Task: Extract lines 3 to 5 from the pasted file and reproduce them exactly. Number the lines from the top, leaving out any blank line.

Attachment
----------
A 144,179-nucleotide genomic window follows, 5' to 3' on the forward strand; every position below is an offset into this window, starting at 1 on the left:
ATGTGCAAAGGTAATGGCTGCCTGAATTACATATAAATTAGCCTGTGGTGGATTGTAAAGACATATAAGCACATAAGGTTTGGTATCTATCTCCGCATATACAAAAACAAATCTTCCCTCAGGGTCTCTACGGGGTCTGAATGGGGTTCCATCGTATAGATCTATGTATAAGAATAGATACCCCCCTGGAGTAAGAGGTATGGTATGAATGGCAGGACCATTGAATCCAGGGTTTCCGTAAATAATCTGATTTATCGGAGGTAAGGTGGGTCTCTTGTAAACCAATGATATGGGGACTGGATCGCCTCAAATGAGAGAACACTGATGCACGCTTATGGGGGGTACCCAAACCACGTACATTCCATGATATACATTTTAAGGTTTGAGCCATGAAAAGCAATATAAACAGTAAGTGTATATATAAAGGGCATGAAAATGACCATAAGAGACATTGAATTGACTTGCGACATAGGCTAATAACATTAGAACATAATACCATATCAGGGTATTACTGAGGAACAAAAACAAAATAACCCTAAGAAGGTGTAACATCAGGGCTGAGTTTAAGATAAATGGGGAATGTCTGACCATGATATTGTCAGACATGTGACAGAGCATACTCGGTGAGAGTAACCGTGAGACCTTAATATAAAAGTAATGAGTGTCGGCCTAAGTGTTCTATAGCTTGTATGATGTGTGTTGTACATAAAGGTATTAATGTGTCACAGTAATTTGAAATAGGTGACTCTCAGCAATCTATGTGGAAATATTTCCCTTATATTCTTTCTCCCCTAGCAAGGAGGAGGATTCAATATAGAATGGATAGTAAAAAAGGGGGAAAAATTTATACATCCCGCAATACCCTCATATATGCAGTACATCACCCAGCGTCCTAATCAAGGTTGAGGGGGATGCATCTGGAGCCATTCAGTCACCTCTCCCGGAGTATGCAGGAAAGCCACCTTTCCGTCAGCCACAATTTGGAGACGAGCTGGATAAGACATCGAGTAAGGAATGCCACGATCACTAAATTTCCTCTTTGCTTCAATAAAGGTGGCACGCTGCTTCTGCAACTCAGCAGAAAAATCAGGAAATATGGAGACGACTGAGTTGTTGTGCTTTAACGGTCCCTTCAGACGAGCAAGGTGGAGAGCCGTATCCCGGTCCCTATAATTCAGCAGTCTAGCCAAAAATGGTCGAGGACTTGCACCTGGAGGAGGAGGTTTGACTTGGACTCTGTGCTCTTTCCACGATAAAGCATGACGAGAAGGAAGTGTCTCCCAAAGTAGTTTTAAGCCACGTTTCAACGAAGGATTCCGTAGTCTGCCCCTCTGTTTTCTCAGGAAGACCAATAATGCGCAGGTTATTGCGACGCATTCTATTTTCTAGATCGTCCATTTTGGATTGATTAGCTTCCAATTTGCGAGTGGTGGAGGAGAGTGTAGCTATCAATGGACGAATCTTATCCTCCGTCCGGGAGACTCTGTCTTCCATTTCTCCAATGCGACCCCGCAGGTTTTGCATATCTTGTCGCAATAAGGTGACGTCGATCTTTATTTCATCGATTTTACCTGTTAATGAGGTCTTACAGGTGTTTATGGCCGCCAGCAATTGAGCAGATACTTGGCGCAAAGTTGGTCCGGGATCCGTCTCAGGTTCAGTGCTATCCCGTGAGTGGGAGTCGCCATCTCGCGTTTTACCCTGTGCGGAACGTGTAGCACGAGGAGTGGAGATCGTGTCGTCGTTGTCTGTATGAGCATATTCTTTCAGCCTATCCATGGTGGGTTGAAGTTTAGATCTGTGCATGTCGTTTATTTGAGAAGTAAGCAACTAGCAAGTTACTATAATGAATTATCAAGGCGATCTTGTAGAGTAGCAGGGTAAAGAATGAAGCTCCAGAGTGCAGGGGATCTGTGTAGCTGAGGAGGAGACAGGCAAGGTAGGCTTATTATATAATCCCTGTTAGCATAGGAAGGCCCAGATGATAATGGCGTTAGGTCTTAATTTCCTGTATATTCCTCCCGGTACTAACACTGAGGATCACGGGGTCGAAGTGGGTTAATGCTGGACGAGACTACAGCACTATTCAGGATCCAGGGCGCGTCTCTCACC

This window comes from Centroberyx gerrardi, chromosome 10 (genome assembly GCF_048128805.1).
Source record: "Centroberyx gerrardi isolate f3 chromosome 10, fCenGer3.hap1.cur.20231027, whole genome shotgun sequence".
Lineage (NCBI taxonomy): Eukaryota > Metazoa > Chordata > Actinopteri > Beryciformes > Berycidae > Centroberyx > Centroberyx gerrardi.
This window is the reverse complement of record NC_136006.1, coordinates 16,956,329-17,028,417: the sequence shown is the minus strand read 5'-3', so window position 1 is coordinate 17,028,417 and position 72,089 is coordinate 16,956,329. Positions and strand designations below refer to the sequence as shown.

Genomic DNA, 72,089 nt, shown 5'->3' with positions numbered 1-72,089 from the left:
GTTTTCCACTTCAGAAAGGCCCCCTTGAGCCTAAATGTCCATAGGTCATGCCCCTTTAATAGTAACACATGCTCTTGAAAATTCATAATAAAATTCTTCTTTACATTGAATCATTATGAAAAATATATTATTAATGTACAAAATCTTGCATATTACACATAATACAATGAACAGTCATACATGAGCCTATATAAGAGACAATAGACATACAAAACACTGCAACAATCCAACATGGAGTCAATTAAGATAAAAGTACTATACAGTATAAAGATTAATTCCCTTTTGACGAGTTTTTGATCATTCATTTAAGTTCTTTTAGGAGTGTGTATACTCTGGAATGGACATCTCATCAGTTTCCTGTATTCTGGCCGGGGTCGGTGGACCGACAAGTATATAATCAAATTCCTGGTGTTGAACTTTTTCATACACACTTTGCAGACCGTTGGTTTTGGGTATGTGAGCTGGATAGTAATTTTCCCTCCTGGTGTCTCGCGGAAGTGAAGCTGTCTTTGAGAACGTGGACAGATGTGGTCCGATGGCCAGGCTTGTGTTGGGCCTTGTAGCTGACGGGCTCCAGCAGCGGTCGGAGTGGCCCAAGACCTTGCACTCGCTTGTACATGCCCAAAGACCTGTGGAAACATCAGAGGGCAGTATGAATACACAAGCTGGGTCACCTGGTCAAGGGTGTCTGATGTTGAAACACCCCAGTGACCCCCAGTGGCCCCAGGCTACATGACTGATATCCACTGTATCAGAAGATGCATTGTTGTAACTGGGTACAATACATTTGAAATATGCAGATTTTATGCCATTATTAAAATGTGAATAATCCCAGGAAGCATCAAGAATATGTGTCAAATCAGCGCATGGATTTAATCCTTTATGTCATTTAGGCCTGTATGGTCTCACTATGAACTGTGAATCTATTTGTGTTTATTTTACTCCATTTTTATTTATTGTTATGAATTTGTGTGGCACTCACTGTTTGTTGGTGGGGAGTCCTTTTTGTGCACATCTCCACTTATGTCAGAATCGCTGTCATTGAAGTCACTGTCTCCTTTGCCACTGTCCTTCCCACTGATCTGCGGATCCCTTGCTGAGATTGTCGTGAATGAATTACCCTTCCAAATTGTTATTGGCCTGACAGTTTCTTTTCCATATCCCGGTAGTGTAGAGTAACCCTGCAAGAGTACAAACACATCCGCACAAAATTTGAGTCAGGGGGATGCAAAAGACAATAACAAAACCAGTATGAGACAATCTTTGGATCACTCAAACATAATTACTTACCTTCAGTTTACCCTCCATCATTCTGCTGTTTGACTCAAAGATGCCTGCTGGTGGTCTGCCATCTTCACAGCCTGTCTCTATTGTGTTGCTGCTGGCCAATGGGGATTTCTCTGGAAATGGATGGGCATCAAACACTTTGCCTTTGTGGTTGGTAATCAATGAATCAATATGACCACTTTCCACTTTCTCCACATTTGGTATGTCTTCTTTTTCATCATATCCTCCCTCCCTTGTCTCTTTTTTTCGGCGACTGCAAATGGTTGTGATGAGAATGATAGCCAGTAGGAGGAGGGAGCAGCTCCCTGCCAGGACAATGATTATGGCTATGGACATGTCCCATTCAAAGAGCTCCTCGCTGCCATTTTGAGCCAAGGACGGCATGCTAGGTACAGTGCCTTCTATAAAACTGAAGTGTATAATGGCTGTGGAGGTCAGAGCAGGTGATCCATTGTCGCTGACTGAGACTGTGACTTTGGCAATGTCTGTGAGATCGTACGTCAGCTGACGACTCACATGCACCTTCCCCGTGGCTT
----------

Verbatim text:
This window comes from Centroberyx gerrardi, chromosome 10 (genome assembly GCF_048128805.1).
Source record: "Centroberyx gerrardi isolate f3 chromosome 10, fCenGer3.hap1.cur.20231027, whole genome shotgun sequence".
Lineage (NCBI taxonomy): Eukaryota > Metazoa > Chordata > Actinopteri > Beryciformes > Berycidae > Centroberyx > Centroberyx gerrardi.